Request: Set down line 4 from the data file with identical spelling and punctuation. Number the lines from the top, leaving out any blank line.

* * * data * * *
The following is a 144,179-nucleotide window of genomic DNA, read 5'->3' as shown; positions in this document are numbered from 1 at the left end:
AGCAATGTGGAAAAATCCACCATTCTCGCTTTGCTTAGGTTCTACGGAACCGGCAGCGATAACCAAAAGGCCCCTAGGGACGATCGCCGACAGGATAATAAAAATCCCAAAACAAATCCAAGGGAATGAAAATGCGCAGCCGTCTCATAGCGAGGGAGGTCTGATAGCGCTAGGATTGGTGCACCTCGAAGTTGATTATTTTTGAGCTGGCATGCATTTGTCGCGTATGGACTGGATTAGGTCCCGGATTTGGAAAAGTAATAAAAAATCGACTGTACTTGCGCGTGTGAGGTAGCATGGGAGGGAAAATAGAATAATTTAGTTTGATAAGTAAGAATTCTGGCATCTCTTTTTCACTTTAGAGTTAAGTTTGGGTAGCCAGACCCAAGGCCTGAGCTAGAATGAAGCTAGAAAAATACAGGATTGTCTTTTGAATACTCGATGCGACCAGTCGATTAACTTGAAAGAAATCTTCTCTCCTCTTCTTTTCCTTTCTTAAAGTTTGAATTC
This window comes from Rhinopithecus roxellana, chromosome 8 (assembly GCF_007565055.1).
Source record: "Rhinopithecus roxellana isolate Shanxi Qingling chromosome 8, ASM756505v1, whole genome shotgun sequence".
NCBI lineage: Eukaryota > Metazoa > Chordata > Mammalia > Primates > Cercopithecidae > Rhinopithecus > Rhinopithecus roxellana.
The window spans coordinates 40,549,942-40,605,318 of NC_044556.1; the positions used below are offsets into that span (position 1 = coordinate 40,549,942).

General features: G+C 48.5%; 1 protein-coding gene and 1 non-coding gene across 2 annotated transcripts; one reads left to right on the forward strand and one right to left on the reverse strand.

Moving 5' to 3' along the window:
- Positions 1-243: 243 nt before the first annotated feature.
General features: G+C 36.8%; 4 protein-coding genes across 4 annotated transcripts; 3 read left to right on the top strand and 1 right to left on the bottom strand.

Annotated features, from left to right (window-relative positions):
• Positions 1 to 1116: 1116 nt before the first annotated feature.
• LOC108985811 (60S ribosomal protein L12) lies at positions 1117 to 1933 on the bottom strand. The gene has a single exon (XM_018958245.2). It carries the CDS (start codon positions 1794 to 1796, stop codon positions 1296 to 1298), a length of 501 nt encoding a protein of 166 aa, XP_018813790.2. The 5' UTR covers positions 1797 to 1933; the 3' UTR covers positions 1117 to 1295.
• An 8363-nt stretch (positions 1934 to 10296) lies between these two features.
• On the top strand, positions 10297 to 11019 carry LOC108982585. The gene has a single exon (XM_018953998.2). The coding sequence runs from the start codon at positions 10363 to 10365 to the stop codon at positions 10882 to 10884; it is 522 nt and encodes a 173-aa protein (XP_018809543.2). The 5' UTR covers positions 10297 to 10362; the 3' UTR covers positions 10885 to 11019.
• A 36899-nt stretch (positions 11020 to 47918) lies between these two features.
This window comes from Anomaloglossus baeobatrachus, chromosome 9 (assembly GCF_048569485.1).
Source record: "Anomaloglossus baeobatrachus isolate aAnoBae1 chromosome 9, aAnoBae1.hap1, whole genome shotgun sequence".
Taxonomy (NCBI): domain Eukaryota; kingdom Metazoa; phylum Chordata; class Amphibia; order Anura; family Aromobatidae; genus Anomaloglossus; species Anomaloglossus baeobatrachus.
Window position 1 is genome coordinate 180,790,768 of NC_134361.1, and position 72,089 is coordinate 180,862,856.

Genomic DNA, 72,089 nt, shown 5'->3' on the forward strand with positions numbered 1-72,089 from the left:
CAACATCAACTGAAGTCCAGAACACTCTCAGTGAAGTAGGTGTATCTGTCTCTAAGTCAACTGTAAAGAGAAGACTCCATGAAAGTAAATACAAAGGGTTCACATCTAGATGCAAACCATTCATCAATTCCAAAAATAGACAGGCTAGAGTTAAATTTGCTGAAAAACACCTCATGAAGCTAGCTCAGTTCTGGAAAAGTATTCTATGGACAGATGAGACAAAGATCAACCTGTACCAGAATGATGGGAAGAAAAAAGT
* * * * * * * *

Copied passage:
Source record: "Rhinopithecus roxellana isolate Shanxi Qingling chromosome 8, ASM756505v1, whole genome shotgun sequence".